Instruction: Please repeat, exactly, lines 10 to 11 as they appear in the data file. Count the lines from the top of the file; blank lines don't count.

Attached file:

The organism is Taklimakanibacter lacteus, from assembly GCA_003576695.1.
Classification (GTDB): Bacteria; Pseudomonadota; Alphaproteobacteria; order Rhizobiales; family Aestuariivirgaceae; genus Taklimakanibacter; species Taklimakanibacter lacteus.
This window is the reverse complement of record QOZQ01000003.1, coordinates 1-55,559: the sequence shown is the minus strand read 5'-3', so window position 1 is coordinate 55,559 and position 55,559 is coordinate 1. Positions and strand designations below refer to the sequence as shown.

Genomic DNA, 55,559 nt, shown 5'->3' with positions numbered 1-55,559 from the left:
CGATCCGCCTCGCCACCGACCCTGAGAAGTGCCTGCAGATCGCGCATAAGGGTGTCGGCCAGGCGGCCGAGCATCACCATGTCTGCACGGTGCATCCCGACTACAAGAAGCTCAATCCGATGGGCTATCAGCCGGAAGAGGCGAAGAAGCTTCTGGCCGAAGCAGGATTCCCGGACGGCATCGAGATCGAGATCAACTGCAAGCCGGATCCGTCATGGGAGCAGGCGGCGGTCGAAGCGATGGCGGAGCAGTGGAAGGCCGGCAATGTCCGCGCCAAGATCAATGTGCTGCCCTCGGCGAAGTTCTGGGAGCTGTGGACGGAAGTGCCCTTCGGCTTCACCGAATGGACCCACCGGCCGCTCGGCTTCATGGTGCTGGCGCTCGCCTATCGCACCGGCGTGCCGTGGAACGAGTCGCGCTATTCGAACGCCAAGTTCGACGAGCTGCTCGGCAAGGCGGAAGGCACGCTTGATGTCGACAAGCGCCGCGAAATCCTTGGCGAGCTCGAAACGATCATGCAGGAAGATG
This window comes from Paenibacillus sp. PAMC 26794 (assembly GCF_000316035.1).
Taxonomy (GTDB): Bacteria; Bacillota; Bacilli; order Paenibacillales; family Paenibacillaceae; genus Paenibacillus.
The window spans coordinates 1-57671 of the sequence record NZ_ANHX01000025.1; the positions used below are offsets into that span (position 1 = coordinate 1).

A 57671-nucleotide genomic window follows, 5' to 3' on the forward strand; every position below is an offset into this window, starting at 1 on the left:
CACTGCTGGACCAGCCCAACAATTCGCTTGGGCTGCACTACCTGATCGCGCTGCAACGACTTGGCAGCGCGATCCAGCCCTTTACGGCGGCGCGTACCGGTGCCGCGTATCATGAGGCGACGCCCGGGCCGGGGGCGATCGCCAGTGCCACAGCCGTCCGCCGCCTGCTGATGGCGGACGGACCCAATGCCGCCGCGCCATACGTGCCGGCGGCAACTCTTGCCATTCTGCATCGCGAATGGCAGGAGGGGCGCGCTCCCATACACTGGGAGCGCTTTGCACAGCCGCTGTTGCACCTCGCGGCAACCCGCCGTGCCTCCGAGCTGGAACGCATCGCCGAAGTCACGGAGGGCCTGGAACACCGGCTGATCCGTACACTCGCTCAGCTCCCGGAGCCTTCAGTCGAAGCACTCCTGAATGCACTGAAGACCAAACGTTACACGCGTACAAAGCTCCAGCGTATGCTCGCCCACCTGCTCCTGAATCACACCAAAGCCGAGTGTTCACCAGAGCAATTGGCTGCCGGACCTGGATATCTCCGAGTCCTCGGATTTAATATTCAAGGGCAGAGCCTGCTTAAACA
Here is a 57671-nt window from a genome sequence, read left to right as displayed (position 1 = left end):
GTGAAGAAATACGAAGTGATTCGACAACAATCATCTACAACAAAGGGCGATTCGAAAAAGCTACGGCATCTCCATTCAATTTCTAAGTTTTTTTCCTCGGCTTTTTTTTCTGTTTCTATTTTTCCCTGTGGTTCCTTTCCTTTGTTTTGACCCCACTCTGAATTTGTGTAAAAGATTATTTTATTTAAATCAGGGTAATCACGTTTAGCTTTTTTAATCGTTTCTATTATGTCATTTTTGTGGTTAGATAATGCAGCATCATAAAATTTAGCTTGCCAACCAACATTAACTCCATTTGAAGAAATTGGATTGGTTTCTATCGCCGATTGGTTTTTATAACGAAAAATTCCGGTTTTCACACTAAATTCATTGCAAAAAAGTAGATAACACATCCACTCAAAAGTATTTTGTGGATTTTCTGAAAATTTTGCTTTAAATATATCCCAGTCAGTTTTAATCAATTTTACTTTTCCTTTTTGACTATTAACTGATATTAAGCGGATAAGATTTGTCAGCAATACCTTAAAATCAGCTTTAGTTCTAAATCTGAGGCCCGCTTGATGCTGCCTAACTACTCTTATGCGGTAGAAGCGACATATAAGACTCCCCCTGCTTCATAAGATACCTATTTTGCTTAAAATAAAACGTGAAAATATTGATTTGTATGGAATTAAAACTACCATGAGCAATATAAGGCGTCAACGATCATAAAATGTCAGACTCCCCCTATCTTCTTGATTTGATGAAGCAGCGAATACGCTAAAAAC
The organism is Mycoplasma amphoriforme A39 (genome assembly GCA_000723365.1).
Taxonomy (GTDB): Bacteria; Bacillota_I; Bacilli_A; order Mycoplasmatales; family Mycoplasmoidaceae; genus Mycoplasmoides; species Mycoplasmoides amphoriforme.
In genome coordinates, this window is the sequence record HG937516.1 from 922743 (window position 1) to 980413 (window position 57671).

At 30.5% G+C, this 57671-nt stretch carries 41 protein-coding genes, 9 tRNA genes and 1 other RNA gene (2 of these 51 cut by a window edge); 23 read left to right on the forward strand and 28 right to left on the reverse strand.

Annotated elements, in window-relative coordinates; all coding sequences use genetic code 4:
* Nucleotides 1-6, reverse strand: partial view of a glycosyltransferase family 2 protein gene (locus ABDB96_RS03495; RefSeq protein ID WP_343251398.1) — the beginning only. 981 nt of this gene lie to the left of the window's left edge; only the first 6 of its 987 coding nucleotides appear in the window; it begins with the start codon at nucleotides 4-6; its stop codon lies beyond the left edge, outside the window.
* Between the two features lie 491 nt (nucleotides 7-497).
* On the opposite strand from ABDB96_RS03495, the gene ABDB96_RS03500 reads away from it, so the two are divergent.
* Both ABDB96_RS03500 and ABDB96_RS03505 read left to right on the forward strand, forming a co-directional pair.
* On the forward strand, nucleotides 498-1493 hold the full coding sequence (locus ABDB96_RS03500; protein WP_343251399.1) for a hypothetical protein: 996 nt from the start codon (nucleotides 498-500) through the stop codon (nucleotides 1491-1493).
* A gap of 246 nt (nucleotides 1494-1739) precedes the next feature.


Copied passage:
CACTGCTGGACCAGCCCAACAATTCGCTTGGGCTGCACTACCTGATCGCGCTGCAACGACTTGGCAGCGCGATCCAGCCCTTTACGGCGGCGCGTACCGGTGCCGCGTATCATGAGGCGACGCCCGGGCCGGGGGCGATCGCCAGTGCCACAGCCGTCCGCCGCCTGCTGATGGCGGACGGACCCAATGCCGCCGCGCCATACGTGCCGGCGGCAACTCTTGCCATTCTGCATCGCGAATGGCAGGAGGGGCGCGCTCCCATACACTGGGAGCGCTTTGCACAGCCGCTGTTGCACCTCGCGGCAACCCGCCGTGCCTCCGAGCTGGAACGCATCGCCGAAGTCACGGAGGGCCTGGAACACCGGCTGATCCGTACACTCGCTCAGCTCCCGGAGCCTTCAGTCGAAGCACTCCTGAATGCACTGAAGACCAAACGTTACACGCGTACAAAGCTCCAGCGTATGCTCGCCCACCTGCTCCTGAATCACACCAAAGCCGAGTGTTCACCAGAGCAATTGGCTGCCGGACCTGGATATCTCCGAGTCCTCGGATTTAATATTCAAGGGCAGAGCCTGCTTAAACA
Here is a 57671-nt window from a genome sequence, read left to right as displayed (position 1 = left end):